Grand Concourse. I did not want the audience to judge her.

Bobby Moreno and Ismenia Mendes in  Grand Concourse  at Playwrights Horizons. Photo by Joan Marcus

Bobby Moreno and Ismenia Mendes in Grand Concourse at Playwrights Horizons. Photo by Joan Marcus

As a native of the Bronx, it made total sense for me to go watch Grand Concourse. Being that Grand Concourse is as much a part of Bronx culture as the Yankees, I was very curious to see how a play taking place in a soup kitchen in "The Concourse" would be depicted. Within the first ten minutes of the show, the typical Latino male with the Bronx-Spanglish accent was introduced. Much to my disappointment, I prepared myself to watch yet another over the top display of people trying to show "the rough life of a Bronxite."

However, as the show went on I began to realize that the show was not at all about what I thought it was going to be about. The show went in an intriguing direction as the story of Emma, a young adult who failed out of college and volunteers at the soup kitchen, began to be unveiled.

Throughout the show, Emma battles with her personal issues as she seeks acceptance amongst the people in the soup kitchen. While working at the soup kitchen, Emma displays characteristics that range from just plain crazy to thoughtful and compassionate. Emma definitely proves to be a complex person whose actions are difficult to comprehend to say the least.  Although some of her actions were strange and selfish, I could not help but truly feel like I knew what she was going through.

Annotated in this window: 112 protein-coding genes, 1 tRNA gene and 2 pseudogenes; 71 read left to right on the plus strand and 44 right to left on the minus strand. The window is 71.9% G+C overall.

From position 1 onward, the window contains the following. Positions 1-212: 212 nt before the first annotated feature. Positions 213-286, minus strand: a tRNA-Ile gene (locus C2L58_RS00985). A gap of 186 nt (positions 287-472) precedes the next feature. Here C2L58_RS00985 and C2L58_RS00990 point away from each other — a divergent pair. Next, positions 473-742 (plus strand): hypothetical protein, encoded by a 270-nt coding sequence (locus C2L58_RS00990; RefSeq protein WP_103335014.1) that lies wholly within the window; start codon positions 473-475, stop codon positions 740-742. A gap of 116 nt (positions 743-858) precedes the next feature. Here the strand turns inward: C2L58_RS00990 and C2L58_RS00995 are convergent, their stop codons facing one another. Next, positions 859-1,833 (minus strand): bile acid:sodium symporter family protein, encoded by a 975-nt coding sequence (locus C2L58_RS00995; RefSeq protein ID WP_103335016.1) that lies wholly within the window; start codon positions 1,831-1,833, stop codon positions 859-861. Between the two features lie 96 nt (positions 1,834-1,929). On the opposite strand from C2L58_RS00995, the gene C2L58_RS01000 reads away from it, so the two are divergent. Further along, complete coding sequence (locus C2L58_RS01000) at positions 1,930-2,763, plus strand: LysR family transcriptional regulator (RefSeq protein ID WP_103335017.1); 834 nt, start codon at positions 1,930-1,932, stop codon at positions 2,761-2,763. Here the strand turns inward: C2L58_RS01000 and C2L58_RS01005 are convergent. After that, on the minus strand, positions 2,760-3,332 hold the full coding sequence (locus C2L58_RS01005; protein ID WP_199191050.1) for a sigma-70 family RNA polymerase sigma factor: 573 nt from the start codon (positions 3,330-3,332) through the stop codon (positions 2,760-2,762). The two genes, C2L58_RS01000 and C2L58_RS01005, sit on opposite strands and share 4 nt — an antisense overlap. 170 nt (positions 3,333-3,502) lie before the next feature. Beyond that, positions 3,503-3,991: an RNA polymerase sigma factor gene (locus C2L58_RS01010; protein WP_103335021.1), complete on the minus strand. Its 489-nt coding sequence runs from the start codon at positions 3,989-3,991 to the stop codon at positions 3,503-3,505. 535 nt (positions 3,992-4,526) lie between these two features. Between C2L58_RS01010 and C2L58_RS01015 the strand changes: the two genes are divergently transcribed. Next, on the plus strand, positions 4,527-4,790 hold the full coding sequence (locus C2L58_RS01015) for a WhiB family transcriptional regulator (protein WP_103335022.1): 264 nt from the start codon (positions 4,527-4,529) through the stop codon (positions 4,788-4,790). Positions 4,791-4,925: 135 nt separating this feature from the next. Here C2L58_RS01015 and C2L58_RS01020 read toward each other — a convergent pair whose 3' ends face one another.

I was taken back to the time when when I took nearly a year off from school in order to resolve some personal issues. Just trying to figure things out is a lonely battle that really takes its toll. That search for anyone's compassion, just to have someone who understands without judgement. I felt her pain. I empathized with her. I wanted her to be understood. I did not want the audience to judge her despite her inconsiderate actions. Being in her spot is a shitty, helpless feeling that I am way too familiar with.

I thought about Emma on my way home. What she went through and all that went on in the show consumed my mind. Sitting in my seat and watching someone on stage that I could relate to so much was an eerie feeling. However, it was great to see that someone else really "gets it." An issue that I thought was only unique to me was displayed with such detail on a stage. I hope that she was eventually able to find happiness after such a struggle that I know first-hand is difficult to endure.

$10 Student Tickets ( with a $10 membership)

Grand Concourse @ Playwright Horizons, thru Nov. 30